WHO: Actor Mike Myers recently revealed that he plays floor hockey. We play a version of that; it’s called floor scratchy. That’s the game where you move your furniture around your tiny apartment to try and make it look like you have more room. Whoever leaves the fewest scratches in the floorboards wins.
There's also a separate listing offering the option of renting out part of this place as a 3.5-bedroom duplex--but you'd end up with third-floor tenants tromping through the common areas.
Between that and the long walk to the train, is a spot in this townhouse still a good deal? Our veteran renters—including RentHackr founder Zeb Dropkin, freelance writer Lambeth Hochwald, and BrickUnderground’s own senior contributing editor, Lucy Cohen Blatter—weigh in for this week’s Take It or Leave It.
Rather than just a gratuitous Little Mermaid (or Spring Breakers)-style review of one's stash of material goods, the inventory is an oh-so-responsible list of your home's contents; when you bought them and how much you paid; make and model numbers; estimated current value; and receipts, if you've got 'em.
It can be tough to get the real lowdown on an apartment before you actually move in--noisy neighbors and vermin have a way of revealing themselves after you've signed the lease and handed over a security deposit. The founders of Address Report are banking on the idea that an easy-to-use online database of apartment info is worth paying for.
When the bakery downstairs is replaced by a lice-removal salon, what effect does it have on property values?
[Update: Fucked in Park Slope reports that Lice Busters will actually move into a smaller space nearby, which once housed Percy's/South Brooklyn Pizza.]
Park Slopers are known for getting uptight about changes to the neighborhood, but we can kind of understand the pain that residents of one Seventh Avenue rental building are feeling.
The storefront, which until recently housed a Sweet Melissa Patisserie, is rumored to be the future home of the awesomely named Lice Busters, a lice removal salon, as neighborhood blog Fucked in Park Slope reports. (Ick factor aside, you've got to respect the business for knowing its target market: it's across the street from a public school and in the city capital of doting parents with cash to burn.)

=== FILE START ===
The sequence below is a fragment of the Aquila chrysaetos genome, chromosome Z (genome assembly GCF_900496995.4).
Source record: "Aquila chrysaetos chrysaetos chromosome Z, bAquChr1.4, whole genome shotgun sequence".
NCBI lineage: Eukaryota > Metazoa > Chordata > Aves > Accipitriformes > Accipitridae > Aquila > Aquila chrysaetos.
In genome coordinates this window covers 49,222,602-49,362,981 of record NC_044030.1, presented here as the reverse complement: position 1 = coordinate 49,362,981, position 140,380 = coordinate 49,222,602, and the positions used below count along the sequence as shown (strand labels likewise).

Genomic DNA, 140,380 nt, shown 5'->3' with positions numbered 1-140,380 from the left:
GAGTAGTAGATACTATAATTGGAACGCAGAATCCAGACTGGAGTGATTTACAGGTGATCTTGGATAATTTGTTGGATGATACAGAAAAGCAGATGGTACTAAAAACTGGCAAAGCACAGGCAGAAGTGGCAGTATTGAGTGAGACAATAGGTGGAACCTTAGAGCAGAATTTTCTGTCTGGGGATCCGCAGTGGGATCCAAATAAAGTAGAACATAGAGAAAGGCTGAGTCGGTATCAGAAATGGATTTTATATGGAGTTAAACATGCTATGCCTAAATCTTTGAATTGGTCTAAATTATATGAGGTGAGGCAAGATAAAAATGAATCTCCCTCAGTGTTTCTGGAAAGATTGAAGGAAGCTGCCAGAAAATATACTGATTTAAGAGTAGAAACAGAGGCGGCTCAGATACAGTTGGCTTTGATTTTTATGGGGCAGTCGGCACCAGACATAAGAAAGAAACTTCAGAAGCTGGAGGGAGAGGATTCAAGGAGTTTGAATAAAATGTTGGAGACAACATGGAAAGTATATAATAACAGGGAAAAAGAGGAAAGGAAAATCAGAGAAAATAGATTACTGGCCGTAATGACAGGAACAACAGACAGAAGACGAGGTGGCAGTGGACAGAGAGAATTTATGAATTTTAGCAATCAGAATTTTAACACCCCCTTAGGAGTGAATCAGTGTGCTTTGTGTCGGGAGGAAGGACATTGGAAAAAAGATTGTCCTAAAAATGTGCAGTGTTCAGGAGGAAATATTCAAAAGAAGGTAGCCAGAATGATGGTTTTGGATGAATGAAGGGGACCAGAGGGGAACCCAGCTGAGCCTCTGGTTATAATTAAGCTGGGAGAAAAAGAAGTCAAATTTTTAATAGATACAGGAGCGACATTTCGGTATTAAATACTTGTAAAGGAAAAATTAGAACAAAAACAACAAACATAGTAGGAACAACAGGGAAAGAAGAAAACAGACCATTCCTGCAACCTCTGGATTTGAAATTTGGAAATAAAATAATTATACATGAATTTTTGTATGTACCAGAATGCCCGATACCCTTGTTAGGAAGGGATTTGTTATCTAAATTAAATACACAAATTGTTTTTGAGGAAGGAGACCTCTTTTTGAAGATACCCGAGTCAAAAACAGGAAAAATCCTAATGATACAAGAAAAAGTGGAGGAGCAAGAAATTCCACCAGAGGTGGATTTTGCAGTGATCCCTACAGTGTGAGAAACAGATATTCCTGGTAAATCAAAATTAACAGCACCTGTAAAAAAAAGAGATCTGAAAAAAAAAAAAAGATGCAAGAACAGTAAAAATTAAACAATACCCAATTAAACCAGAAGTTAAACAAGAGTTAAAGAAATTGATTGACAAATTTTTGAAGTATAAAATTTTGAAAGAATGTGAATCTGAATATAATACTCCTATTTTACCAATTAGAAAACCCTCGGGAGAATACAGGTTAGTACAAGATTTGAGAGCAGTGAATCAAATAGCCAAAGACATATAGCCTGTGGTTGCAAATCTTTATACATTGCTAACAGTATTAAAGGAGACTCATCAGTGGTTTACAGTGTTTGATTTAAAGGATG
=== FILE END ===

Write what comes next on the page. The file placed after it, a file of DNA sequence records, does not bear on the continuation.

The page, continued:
Crown Heights is diverse, loud and safer than you think. Above, Eastern Parkway is one of the main thoroughfares (Photo credit: Heath Alseike)
Brooklyn's Crown Heights is an eclectic spot, with peaceful streets lined with townhouses nestling next to blocks of dollar stores and neon-lit bodegas. Known for its annualWest Indian American Day Parade, which attracts nearly 4 million people every Labor Day weekend, the area has attracted loads of attention lately as a cipher for the gentrification washing over Brooklyn. The neighborhood is populated by longtime residents from the Hasidic Jewish and Caribbean communities, but is attracting more and more newcomers seeking cheap(ish) rent every year.
Either way, locals have their own different take on the area, below.
Having a hoarder for a neighbor can actually be a fire hazard
If you've been following the news of Saturday's deadly fire, which erupted in a Williamsburg apartment overflowing with stuff, killing firefighter Lieutenant Matthew Ambelas, you know that the hazards of hoarding go well beyond odors and vermin.
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